Class gets new focus for iMedia14

By Laura Smith

We’ve been working our way to our degrees in interactive media for just over two months now. There’s been a lot of reading, a lot of writing…and a LOT of coding. While Professor Brian Walsh continues to amaze us with navigation bars, fixed-width layouts and smooth scrolling in Interactive Writing (HTML and CSS), there’s a new face and new focus to the Producing Interactive Media class. In the past, Producing has focused on creating animations and vector graphics in Flash, a program slowly being kicked out by modern browsers and Javascript libraries. Professor William Moner is new to iMedia (and Elon) and has taken over the class, teaching us the challenging but will-be-so-worth-it-one-day Javascript language.

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“This course is vital to iMedia students because the web has finally embraced Javascript as the behavioral scripting language of the web,” he said. “Exported projects from Flash are often packed with unnecessary code and features that a designer doesn’t intend to use, and can lead to inefficient experiences on mobile devices.”

Moner first taught a Javascript class in 2007 and has seen the evolution of the language change and progress.

“I like Javascript coding because the language grows with the web, and I am absolutely amazed at the level of interaction that has emerged with the adoption of HTML 5, CSS 3, and Javascript libraries like jQuery that gracefully handle a number of the aforementioned reasons to add Javascript to pages,” he said.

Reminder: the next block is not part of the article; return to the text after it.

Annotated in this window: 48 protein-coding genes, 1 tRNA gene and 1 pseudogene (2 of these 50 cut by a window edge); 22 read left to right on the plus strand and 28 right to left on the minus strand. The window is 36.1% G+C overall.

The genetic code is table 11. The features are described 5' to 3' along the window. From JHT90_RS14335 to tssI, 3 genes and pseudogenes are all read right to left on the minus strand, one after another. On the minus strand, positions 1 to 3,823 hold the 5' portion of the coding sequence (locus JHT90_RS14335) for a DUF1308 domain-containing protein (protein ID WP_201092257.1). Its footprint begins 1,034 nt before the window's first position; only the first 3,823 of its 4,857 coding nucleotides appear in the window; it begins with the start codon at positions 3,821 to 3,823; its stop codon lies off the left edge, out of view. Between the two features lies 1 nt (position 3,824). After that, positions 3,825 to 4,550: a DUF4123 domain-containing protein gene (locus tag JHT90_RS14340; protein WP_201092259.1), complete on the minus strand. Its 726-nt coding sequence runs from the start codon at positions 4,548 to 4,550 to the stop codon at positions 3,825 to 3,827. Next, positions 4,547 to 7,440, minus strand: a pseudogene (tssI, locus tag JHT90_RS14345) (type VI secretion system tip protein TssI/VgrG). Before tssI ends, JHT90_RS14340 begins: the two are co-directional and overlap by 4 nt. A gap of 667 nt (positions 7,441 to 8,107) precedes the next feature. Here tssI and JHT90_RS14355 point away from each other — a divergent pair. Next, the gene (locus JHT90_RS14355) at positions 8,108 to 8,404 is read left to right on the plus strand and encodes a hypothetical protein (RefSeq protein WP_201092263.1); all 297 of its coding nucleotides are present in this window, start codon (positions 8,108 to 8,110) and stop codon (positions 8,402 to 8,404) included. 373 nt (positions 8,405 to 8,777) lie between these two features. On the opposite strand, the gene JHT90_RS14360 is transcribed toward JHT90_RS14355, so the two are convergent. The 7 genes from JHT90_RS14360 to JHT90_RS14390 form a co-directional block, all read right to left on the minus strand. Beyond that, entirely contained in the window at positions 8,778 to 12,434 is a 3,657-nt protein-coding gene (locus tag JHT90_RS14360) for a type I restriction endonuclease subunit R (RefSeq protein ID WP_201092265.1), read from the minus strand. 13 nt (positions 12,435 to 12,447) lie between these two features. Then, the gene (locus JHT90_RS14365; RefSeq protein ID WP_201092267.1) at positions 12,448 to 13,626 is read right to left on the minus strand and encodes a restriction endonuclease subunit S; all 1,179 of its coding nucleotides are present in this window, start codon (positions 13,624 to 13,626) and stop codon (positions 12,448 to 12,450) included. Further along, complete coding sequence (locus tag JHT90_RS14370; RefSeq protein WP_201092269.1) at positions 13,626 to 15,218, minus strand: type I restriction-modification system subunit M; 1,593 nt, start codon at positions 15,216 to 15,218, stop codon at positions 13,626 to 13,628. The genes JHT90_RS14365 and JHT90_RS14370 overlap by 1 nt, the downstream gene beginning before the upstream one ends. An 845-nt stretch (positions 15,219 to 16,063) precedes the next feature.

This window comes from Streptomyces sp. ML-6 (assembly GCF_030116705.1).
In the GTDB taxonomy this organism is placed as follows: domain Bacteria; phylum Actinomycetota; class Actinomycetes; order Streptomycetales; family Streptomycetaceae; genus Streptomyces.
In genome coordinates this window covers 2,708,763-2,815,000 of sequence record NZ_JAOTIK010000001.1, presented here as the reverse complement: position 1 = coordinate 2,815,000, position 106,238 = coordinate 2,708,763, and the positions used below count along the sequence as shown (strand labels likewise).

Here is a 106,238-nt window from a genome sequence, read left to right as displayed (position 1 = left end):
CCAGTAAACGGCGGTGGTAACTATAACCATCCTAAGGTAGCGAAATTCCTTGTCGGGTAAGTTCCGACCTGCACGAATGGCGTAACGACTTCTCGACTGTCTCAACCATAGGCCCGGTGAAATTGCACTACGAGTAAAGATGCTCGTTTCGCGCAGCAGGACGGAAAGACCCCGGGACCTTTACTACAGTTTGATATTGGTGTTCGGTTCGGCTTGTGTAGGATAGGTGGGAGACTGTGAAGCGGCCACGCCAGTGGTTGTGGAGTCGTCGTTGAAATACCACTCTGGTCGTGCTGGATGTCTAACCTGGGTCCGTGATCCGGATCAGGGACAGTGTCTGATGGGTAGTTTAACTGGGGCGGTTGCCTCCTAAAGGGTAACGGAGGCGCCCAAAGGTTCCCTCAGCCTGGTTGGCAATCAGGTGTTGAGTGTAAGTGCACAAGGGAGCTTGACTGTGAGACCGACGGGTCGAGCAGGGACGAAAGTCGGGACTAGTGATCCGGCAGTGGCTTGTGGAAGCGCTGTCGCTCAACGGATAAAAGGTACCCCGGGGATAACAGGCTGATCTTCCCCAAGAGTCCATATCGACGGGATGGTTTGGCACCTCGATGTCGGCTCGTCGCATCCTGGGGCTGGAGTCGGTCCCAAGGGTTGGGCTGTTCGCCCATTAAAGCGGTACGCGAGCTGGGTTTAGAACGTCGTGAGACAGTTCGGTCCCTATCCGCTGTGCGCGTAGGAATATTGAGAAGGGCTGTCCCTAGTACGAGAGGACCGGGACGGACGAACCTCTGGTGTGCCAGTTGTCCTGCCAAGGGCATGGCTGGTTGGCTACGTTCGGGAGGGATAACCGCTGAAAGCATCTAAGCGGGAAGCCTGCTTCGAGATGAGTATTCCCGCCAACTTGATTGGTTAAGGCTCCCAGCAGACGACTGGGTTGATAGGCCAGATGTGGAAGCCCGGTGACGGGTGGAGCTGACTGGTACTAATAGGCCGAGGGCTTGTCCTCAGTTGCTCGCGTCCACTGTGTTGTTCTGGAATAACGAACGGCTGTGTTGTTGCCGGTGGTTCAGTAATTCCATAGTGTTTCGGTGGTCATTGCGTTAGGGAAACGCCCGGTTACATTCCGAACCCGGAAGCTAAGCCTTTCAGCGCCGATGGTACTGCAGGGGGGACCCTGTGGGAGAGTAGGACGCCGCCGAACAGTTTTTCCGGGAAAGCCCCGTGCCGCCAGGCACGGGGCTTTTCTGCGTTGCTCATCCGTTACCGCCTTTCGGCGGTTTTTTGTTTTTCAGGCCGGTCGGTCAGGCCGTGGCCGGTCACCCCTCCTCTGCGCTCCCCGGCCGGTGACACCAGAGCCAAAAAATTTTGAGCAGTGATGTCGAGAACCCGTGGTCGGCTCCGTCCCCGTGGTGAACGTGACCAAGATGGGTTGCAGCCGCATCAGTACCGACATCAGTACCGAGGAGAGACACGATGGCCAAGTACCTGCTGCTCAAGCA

So why did iMedia decide to make the class solely focused on JavaScript? Faculty wanted the curriculum to be as up to date as possible, according to Maggie Mullikin, Coordinator of Graduate Outreach & Special Programs. Since Flash is going away and being replaced with JavaScript, this only made sense.

While the class will certainly help us with creating awesome websites, it does not come without some challenges.

“Javascript was extremely challenging at first,” said Erika Metzger. “I had never done anything like Javascript before so it took a lot of extra effort outside of class and homework to understand the concepts. But now, Javascript is starting to click and I’m excited to see what kind of things I can make.”

Moner’s suggestion?

“Practice, practice, practice,” he said. “Write small, simple programs that report results to the built-in console. From there, build a small functional program. Really dig into the underlying logic of an experience —Then, try to challenge yourself to move items across the screen or create a simple calculator. Follow tutorials, and as boring as it may sound, read through code.”


2 thoughts on “Class gets new focus for iMedia14

  1. Pingback: Faculty Spotlight: Professor William Moner | Eye on iMedia

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